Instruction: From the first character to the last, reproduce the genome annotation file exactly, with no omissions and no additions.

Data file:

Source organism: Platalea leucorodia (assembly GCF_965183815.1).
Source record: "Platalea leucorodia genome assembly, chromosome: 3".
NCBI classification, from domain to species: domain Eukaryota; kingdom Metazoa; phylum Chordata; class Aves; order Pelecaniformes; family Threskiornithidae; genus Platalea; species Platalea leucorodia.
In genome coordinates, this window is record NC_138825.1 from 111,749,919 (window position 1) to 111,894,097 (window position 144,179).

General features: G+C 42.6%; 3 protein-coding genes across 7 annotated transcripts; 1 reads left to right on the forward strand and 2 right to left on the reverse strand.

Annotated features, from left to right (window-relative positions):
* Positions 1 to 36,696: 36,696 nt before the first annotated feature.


Source organism: Platalea leucorodia (assembly GCF_965183815.1).
Source record: "Platalea leucorodia genome assembly, chromosome: 3".
NCBI classification, from domain to species: domain Eukaryota; kingdom Metazoa; phylum Chordata; class Aves; order Pelecaniformes; family Threskiornithidae; genus Platalea; species Platalea leucorodia.
In genome coordinates, this window is record NC_138825.1 from 111,749,919 (window position 1) to 111,894,097 (window position 144,179).

General features: G+C 42.6%; 3 protein-coding genes across 7 annotated transcripts; 1 reads left to right on the forward strand and 2 right to left on the reverse strand.

Annotated features, from left to right (window-relative positions):
* Positions 1 to 36,696: 36,696 nt before the first annotated feature.